While Aidan Moffat may have found cult fame as one half of the bleak but beautiful rock duo Arab Strap, it's what came afterwards that has exposed the man as a delightfully unpredictable creative force. We've seen Aidan release a Christmas EP, a 7” medley of all three 80s hits titled The Power of Love, five albums under his moniker L.Pierre, numerous full length oddities and also play host to a charming yet chaotic 'twitter party'.
Chief among his post-Arab Strap achievements came in the form of a collaborative album titled Everything's Getting Older with fellow Scottish composer Bill Wells. The record contains some of the most poignant and poetic songwriting Aidan had ever recorded, so when the announcement came that he'd written a children's book to be accompanied by Bill Wells music, it made perfect sense.
The Lavender Blue Dress is completely written in rhyme and follows a tale of a young girl called Mabel and her desire to wear a “beautiful dress to the Christmas ball”. The book is beautifully crafted with art by award winning illustrator Emmeline Pidgen and a removable double sided dust jacket with a 'cut out and play' paper doll. The book also includes a CD with the book read by Aidan and music by Bill. It appears that this is not just a fleeting dip into the kids market but an impassioned piece of work in its own right. We spoke to Aidan on the phone to catch up on his music, the book's creation and what the future might hold for himself and Scotland...
Can you explain a little about how the story of The Lavender Blue Dress' first came to be?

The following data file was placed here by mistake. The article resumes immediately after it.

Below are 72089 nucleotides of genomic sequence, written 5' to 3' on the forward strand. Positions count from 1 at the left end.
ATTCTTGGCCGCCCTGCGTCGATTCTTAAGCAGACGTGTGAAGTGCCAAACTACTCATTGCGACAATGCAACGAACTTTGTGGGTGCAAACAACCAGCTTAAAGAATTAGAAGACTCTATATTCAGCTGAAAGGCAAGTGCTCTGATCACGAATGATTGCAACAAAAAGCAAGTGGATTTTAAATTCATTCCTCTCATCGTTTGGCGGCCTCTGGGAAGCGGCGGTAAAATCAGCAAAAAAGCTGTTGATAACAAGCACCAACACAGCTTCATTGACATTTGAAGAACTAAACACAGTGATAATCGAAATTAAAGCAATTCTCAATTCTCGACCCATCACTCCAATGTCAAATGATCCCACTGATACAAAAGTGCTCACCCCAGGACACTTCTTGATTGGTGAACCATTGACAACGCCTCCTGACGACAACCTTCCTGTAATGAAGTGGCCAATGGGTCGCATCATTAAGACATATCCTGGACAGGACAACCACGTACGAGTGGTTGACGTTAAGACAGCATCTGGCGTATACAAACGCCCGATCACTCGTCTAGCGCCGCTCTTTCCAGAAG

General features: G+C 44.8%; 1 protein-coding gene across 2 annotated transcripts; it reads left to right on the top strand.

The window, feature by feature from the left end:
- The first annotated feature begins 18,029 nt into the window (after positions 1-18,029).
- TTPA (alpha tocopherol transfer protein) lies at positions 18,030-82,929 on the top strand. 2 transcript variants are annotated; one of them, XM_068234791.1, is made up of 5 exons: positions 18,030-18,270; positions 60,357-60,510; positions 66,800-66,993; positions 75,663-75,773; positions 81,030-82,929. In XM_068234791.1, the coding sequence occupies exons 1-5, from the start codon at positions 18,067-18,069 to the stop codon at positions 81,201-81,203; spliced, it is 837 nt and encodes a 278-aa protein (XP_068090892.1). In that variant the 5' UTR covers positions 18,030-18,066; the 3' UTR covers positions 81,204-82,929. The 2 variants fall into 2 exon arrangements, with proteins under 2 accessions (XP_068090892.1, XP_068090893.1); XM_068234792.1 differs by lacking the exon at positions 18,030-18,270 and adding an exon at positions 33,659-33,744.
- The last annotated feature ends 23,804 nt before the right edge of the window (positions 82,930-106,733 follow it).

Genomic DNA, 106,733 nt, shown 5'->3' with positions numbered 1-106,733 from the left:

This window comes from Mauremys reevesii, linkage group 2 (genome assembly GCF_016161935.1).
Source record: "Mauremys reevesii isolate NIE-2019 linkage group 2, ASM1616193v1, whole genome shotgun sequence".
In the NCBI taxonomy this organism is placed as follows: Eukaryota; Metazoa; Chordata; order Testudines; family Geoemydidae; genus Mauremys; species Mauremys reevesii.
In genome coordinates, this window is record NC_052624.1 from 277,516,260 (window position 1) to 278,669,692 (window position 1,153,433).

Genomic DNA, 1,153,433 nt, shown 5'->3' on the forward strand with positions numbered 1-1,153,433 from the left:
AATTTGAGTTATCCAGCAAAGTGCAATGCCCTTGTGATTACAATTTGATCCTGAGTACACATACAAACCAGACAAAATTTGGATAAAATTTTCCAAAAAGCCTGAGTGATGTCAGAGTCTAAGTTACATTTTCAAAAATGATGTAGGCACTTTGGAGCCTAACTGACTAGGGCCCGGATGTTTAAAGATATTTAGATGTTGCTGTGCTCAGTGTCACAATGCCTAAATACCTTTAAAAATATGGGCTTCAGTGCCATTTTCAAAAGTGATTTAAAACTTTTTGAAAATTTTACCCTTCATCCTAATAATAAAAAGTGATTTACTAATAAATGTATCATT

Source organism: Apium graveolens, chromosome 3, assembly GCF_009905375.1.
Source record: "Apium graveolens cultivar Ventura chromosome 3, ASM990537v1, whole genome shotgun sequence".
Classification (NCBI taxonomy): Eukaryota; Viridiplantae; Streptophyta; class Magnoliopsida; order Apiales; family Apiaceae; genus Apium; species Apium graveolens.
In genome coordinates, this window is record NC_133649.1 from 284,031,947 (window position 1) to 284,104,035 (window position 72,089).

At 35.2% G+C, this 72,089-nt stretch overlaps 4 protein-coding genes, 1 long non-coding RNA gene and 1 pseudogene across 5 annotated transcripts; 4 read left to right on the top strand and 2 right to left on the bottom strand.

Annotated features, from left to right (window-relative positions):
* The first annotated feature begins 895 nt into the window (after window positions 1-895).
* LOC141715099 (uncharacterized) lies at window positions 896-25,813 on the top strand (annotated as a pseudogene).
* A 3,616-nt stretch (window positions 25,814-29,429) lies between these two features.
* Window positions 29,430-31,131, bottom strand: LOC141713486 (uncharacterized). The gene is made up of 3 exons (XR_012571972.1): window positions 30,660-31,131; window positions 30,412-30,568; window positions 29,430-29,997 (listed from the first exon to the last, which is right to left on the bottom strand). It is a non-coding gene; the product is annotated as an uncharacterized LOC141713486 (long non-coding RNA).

It's a story my grandfather used to tell us when I was a wee boy, he told it to me and he told it to my cousins. He didn't tell it to my brother because my brother was too young to remember, he died when I was about 13 so my brother was just wee. It's transpired and now that I've spoken to the family about it he used to tell it to my mum too and my uncle as well too, so it was just something he used to tell us all. My grandfather was a very sort of working class sort of guy and I think he was scared of money which is kind of the moral of the tale. He had the whole thing that money isn't important anyway but the most important thing is family and togetherness and I think that was his kind of way of telling us that sort of thing to the kids.
You have two children of your own, is that right?
I do, a boy of 6 called Samuel and a girl of 1, called Mabel oddly enough.
Ah! Well I was going to say, just how has their influence bled into the story or is it, as you said, the story has already been written for you?
Well the story I used to be told was very, very basic and I added a lot to it of course as obviously my grandfather didn't speak in rhyme! There's a lot more that was embellished and yeah, I think having children certainly helps you understand in these kind of circumstances how to structure the story. Obviously I read a lot to my son, my girl's a bit too young. The greatest pleasure I have from reading now pauses, well actually he's getting a wee bit too old for it but the past few years it has been from reading kids books to my son because the best children's books, you get sucked into the language which is why I wrote it in rhyme as well which is against all the rules! Publishers will tell you not to write in rhyme because it doesn't translate to foreign markets and all this kind of nonsense, it's a business conversation really. So umm, but my favourite books are always the ones where you get really sucked into the language and they're beautiful to read, they're fun to read and there's a rhythm to them and that's kind of what you pick up on.
The people that follow you on Twitter will have seen that you have quite a grounded, uplifting view of the world despite your bleak lyricism, what key life experiences do you think influenced Mabel's story?
Umm, it's difficult to say, the idea of the detail of The Lavender Blue Dress has been with me all my life and I think certainly the two obvious events are of course my grandfather giving me the story and my son having so much fun reading children's books. I'd read children's books before but it's something I felt I could have a try at because there's no real difference to writing a song, I mean I didn't approach it any differently.
Ah, well you've just answered my next question!